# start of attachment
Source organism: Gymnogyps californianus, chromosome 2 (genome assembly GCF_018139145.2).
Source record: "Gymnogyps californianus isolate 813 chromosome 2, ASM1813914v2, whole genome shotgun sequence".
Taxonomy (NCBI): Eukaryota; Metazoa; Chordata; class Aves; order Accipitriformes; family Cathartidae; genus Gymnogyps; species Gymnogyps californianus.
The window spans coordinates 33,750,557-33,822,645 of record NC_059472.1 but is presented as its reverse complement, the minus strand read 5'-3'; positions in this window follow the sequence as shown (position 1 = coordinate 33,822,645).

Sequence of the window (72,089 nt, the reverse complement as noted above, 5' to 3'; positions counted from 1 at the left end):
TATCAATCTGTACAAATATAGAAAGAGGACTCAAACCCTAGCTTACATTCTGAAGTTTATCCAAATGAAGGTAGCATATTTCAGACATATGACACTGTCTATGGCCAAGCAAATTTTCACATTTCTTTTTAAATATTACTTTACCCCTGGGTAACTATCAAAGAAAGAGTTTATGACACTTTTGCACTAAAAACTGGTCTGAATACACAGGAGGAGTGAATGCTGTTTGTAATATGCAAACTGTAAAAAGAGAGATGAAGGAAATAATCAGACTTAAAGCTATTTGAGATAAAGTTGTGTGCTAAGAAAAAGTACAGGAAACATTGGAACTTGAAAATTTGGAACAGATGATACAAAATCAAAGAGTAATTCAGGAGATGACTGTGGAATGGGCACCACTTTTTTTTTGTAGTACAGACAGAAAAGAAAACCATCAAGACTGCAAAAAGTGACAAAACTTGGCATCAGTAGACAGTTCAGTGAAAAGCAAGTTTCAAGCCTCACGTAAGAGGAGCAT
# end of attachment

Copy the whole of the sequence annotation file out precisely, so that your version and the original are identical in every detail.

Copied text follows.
Source organism: Gymnogyps californianus, chromosome 2 (genome assembly GCF_018139145.2).
Source record: "Gymnogyps californianus isolate 813 chromosome 2, ASM1813914v2, whole genome shotgun sequence".
Taxonomy (NCBI): Eukaryota; Metazoa; Chordata; class Aves; order Accipitriformes; family Cathartidae; genus Gymnogyps; species Gymnogyps californianus.
The window spans coordinates 33,750,557-33,822,645 of record NC_059472.1 but is presented as its reverse complement, the minus strand read 5'-3'; positions in this window follow the sequence as shown (position 1 = coordinate 33,822,645).

Sequence of the window (72,089 nt, the reverse complement as noted above, 5' to 3'; positions counted from 1 at the left end):
TATCAATCTGTACAAATATAGAAAGAGGACTCAAACCCTAGCTTACATTCTGAAGTTTATCCAAATGAAGGTAGCATATTTCAGACATATGACACTGTCTATGGCCAAGCAAATTTTCACATTTCTTTTTAAATATTACTTTACCCCTGGGTAACTATCAAAGAAAGAGTTTATGACACTTTTGCACTAAAAACTGGTCTGAATACACAGGAGGAGTGAATGCTGTTTGTAATATGCAAACTGTAAAAAGAGAGATGAAGGAAATAATCAGACTTAAAGCTATTTGAGATAAAGTTGTGTGCTAAGAAAAAGTACAGGAAACATTGGAACTTGAAAATTTGGAACAGATGATACAAAATCAAAGAGTAATTCAGGAGATGACTGTGGAATGGGCACCACTTTTTTTTTGTAGTACAGACAGAAAAGAAAACCATCAAGACTGCAAAAAGTGACAAAACTTGGCATCAGTAGACAGTTCAGTGAAAAGCAAGTTTCAAGCCTCACGTAAGAGGAGCAT